An international team of researchers has reconstructed solar activity back to the year 969 using measurements of radioactive carbon in tree rings. Those results help scientists to better understand the dynamics of the sun and allow more precise dating of organic materials using the C14 method.

New method heals skeletal injuries with synthetic bone

Tuesday January 19th, 2021 04:43:32 PM
Researchers have developed a way of combining a bone substitute and drugs to regenerate bone and heal severe fractures in the thigh or shin bone. The study was conducted on rats, but the researchers think that the method in various combinations will soon be commonplace in clinical settings.

Genetic rewiring behind spectacular evolutionary explosion in East Africa

Tuesday January 19th, 2021 04:43:26 PM
Genetic rewiring could have driven an evolutionary explosion in the shapes, sizes and adaptations of cichlid fish, in East Africa's answer to Darwin's Galapagos finches.

A sea of rubbish: Ocean floor landfills

Tuesday January 19th, 2021 04:43:20 PM
The Messina Strait, a submarine bridge separating the island of Sicily from the Italian Peninsula, is the area with the largest marine litter density worldwide -- more than a million objects per square kilometre in some parts, according to a new review paper.

Drinking during COVID-19 up among people with anxiety and depression

Tuesday January 19th, 2021 04:32:15 PM
People with anxiety and depression are more likely to report an increase in drinking during the COVID-19 pandemic than those without mental health issues, according to a new study.

50 million-year-old fossil assassin bug has unusually well-preserved genitalia

Tuesday January 19th, 2021 03:28:59 PM
The fossilized insect is tiny and its genital capsule, called a pygophore, is roughly the length of a grain of rice. It is remarkable, scientists say, because the bug's physical characteristics -- from the bold banding pattern on its legs to the internal features of its genitalia -- are clearly visible and well-preserved. Recovered from the Green River Formation in present-day Colorado, the fossil represents a new genus and species of predatory insects known as assassin bugs.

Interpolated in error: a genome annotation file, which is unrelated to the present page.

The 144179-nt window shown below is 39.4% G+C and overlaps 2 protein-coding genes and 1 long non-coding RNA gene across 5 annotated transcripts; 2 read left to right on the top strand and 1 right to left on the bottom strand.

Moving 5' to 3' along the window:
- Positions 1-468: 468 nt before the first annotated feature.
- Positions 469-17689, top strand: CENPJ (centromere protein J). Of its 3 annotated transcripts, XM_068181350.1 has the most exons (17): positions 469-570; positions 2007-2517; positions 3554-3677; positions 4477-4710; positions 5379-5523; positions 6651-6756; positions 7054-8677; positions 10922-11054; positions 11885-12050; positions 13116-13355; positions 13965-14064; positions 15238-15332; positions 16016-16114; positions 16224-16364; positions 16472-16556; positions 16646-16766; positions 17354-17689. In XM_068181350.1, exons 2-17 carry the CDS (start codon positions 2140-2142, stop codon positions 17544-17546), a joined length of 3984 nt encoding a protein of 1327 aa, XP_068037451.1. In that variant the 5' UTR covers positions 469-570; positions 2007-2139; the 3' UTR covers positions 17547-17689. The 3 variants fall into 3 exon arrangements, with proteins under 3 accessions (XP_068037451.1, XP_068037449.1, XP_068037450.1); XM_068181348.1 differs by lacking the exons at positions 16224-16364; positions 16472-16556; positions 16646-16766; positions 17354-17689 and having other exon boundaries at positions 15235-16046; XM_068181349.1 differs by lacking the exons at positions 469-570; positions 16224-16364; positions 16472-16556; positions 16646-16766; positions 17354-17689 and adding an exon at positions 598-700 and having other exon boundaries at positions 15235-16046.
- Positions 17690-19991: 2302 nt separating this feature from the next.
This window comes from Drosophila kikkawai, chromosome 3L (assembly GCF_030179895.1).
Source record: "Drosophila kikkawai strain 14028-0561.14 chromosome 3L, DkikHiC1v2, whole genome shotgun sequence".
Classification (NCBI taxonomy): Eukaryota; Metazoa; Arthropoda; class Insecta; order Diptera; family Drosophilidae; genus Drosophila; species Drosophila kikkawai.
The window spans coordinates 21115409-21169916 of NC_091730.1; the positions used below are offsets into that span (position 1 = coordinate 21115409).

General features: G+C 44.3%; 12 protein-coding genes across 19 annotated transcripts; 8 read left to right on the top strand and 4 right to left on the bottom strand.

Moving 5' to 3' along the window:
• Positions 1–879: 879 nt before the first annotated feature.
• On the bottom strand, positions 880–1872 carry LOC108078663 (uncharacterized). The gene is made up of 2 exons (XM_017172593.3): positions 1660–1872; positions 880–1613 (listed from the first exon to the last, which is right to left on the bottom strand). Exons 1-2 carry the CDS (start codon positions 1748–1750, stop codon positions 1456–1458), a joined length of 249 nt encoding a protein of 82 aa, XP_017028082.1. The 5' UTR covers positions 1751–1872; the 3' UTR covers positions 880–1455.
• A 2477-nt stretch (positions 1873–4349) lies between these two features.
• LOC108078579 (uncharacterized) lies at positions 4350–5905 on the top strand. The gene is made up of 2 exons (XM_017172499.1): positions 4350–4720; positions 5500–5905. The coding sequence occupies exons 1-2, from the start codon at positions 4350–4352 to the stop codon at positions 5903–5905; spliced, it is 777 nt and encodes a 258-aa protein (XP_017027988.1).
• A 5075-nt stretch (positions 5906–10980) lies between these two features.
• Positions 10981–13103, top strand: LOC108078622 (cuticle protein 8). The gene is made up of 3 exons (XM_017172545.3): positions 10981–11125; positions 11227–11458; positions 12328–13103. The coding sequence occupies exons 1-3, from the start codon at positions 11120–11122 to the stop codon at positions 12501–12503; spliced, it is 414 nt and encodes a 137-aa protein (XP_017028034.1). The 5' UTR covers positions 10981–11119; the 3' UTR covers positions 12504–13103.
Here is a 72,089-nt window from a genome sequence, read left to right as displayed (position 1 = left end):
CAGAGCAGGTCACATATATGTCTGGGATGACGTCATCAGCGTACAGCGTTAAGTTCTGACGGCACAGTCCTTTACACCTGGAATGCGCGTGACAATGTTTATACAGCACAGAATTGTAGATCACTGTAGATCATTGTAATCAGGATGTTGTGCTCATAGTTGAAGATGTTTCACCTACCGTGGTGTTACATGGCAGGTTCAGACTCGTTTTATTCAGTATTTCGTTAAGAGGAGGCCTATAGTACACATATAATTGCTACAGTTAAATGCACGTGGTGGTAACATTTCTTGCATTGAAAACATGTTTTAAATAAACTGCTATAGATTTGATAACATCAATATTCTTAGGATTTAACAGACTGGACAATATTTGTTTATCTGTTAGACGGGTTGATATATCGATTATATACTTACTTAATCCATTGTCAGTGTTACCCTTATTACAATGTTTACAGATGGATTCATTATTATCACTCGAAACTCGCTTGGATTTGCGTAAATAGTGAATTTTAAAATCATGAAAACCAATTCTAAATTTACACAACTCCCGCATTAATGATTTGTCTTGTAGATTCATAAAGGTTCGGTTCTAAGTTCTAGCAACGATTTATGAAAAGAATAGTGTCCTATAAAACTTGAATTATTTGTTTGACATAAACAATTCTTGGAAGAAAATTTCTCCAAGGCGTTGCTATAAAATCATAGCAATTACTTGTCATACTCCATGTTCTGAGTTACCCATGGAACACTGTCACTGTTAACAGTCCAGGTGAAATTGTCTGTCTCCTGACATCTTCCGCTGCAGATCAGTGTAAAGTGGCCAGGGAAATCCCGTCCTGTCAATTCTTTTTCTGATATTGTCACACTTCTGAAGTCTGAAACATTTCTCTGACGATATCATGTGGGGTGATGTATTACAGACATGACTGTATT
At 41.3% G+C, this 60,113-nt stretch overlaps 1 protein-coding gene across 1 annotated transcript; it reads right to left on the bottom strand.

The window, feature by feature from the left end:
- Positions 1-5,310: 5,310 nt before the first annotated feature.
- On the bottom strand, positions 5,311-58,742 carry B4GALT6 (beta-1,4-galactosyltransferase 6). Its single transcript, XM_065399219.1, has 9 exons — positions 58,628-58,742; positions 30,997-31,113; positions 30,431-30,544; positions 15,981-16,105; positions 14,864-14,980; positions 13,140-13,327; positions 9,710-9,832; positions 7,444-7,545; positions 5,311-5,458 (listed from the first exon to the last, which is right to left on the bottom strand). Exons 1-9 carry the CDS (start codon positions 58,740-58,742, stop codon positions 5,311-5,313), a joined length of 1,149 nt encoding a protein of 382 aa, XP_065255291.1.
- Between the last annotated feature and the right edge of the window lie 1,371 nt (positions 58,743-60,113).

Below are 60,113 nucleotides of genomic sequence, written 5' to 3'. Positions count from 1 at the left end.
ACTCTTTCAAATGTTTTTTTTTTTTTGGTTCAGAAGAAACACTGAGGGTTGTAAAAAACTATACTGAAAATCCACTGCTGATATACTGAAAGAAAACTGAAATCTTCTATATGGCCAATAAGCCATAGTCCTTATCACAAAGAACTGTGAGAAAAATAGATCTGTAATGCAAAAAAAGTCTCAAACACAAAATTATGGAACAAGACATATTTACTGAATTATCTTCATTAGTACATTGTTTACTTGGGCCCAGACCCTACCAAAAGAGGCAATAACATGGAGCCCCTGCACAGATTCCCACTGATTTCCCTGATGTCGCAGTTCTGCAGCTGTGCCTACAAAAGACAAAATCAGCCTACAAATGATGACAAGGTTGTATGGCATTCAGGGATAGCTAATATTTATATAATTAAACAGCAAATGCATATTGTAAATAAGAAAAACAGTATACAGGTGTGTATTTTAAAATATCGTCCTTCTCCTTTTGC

Gene-editing 'scissor' tool may also be a 'dimmer switch'

Tuesday January 19th, 2021 03:28:55 PM
In a series of experiments with laboratory-cultured bacteria, scientists have found evidence that there is a second role for the widely used gene-cutting system CRISPR-Cas9 -- as a genetic dimmer switch for CRISPR-Cas9 genes.

One-dimensional quantum nanowires fertile ground for Majorana zero modes

Tuesday January 19th, 2021 03:28:52 PM
One-dimensional quantum 'nanowires' - which have length, but no width or height - provide a unique environment for the formation and detection of a quasiparticle known as a Majorana zero mode, which are their own antimatter particle. A new advance in detection of these exotic quasiparticles has potential applications in fault-resistant topological quantum computers, and topological superconductivity.

A biological strategy reveals how efficient brain circuitry develops spontaneously

Tuesday January 19th, 2021 03:28:49 PM
Researchers have explained how the regularly structured topographic maps in the visual cortex of the brain could arise spontaneously to efficiently process visual information. This research provides a new framework for understanding functional architectures in the visual cortex during early developmental stages.

Bio-inspired: How lobsters can help make stronger 3D printed concrete

Tuesday January 19th, 2021 03:28:46 PM
New research addresses some of the technical issues that still need to be solved for 3D printed concrete to be strong enough for use in more free-form structures. Researchers found lobster-inspired printing patterns can make 3DCP stronger and help direct the strength where it's needed. And combining the patterns with a concrete mix enhanced with steel fibers can deliver a material that's stronger than traditionally-made concrete.

Research establishes antibiotic potential for cannabis molecule

Tuesday January 19th, 2021 03:28:42 PM
The main nonpsychoactive component of cannabis has been shown to kill the bacteria responsible for gonorrhoea, meningitis and legionnaires disease, which could lead to the first new class of antibiotics for resistant bacteria in 60 years.